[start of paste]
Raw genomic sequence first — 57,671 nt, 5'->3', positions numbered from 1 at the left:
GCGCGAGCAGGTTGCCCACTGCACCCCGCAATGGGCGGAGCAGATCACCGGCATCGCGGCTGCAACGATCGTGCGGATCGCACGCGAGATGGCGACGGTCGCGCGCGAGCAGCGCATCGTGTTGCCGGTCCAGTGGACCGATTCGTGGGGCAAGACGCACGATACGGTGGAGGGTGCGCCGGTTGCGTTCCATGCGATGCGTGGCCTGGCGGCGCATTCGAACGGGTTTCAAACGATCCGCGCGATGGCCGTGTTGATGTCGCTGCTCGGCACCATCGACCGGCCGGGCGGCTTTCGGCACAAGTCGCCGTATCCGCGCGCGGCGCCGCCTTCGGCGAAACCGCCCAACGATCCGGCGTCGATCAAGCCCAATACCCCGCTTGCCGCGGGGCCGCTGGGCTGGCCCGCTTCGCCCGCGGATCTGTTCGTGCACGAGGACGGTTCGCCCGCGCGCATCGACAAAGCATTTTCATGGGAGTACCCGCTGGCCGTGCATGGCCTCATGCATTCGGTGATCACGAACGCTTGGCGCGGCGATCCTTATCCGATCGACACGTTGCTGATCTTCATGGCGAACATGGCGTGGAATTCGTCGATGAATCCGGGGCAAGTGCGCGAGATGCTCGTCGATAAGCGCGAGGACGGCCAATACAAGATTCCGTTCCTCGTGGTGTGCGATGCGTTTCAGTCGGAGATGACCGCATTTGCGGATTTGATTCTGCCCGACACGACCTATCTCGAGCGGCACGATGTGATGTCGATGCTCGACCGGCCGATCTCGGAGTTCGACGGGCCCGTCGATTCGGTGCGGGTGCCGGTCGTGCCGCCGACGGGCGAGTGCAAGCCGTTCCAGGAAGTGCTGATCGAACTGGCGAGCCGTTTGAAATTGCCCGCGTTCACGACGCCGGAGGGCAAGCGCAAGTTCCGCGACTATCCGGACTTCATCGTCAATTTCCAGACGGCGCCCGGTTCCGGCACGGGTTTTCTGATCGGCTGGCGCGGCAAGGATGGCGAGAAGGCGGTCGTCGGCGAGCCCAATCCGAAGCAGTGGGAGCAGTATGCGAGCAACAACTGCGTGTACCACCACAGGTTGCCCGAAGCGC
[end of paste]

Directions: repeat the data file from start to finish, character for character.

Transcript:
Raw genomic sequence first — 57,671 nt, 5'->3', positions numbered from 1 at the left:
GCGCGAGCAGGTTGCCCACTGCACCCCGCAATGGGCGGAGCAGATCACCGGCATCGCGGCTGCAACGATCGTGCGGATCGCACGCGAGATGGCGACGGTCGCGCGCGAGCAGCGCATCGTGTTGCCGGTCCAGTGGACCGATTCGTGGGGCAAGACGCACGATACGGTGGAGGGTGCGCCGGTTGCGTTCCATGCGATGCGTGGCCTGGCGGCGCATTCGAACGGGTTTCAAACGATCCGCGCGATGGCCGTGTTGATGTCGCTGCTCGGCACCATCGACCGGCCGGGCGGCTTTCGGCACAAGTCGCCGTATCCGCGCGCGGCGCCGCCTTCGGCGAAACCGCCCAACGATCCGGCGTCGATCAAGCCCAATACCCCGCTTGCCGCGGGGCCGCTGGGCTGGCCCGCTTCGCCCGCGGATCTGTTCGTGCACGAGGACGGTTCGCCCGCGCGCATCGACAAAGCATTTTCATGGGAGTACCCGCTGGCCGTGCATGGCCTCATGCATTCGGTGATCACGAACGCTTGGCGCGGCGATCCTTATCCGATCGACACGTTGCTGATCTTCATGGCGAACATGGCGTGGAATTCGTCGATGAATCCGGGGCAAGTGCGCGAGATGCTCGTCGATAAGCGCGAGGACGGCCAATACAAGATTCCGTTCCTCGTGGTGTGCGATGCGTTTCAGTCGGAGATGACCGCATTTGCGGATTTGATTCTGCCCGACACGACCTATCTCGAGCGGCACGATGTGATGTCGATGCTCGACCGGCCGATCTCGGAGTTCGACGGGCCCGTCGATTCGGTGCGGGTGCCGGTCGTGCCGCCGACGGGCGAGTGCAAGCCGTTCCAGGAAGTGCTGATCGAACTGGCGAGCCGTTTGAAATTGCCCGCGTTCACGACGCCGGAGGGCAAGCGCAAGTTCCGCGACTATCCGGACTTCATCGTCAATTTCCAGACGGCGCCCGGTTCCGGCACGGGTTTTCTGATCGGCTGGCGCGGCAAGGATGGCGAGAAGGCGGTCGTCGGCGAGCCCAATCCGAAGCAGTGGGAGCAGTATGCGAGCAACAACTGCGTGTACCACCACAGGTTGCCCGAAGCGC